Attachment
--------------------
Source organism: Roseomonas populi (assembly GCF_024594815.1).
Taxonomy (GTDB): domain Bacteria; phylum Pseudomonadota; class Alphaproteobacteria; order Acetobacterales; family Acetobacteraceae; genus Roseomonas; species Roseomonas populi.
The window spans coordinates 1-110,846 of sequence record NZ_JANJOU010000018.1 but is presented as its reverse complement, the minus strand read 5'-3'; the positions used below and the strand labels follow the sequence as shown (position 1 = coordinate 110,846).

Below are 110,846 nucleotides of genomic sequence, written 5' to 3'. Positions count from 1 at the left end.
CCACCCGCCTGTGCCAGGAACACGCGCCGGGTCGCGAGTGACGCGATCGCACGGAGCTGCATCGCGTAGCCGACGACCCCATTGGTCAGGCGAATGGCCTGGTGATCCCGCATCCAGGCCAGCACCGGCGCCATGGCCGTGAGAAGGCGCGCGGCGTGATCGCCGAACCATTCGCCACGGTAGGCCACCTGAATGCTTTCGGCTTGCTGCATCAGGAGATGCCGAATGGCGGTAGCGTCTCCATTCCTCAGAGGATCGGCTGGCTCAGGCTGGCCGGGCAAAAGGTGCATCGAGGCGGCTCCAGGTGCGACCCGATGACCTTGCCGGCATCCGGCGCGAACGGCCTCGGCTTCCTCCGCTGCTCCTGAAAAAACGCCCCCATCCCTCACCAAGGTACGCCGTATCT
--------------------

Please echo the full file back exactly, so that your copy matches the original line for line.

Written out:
Source organism: Roseomonas populi (assembly GCF_024594815.1).
Taxonomy (GTDB): domain Bacteria; phylum Pseudomonadota; class Alphaproteobacteria; order Acetobacterales; family Acetobacteraceae; genus Roseomonas; species Roseomonas populi.
The window spans coordinates 1-110,846 of sequence record NZ_JANJOU010000018.1 but is presented as its reverse complement, the minus strand read 5'-3'; the positions used below and the strand labels follow the sequence as shown (position 1 = coordinate 110,846).

Below are 110,846 nucleotides of genomic sequence, written 5' to 3'. Positions count from 1 at the left end.
CCACCCGCCTGTGCCAGGAACACGCGCCGGGTCGCGAGTGACGCGATCGCACGGAGCTGCATCGCGTAGCCGACGACCCCATTGGTCAGGCGAATGGCCTGGTGATCCCGCATCCAGGCCAGCACCGGCGCCATGGCCGTGAGAAGGCGCGCGGCGTGATCGCCGAACCATTCGCCACGGTAGGCCACCTGAATGCTTTCGGCTTGCTGCATCAGGAGATGCCGAATGGCGGTAGCGTCTCCATTCCTCAGAGGATCGGCTGGCTCAGGCTGGCCGGGCAAAAGGTGCATCGAGGCGGCTCCAGGTGCGACCCGATGACCTTGCCGGCATCCGGCGCGAACGGCCTCGGCTTCCTCCGCTGCTCCTGAAAAAACGCCCCCATCCCTCACCAAGGTACGCCGTATCT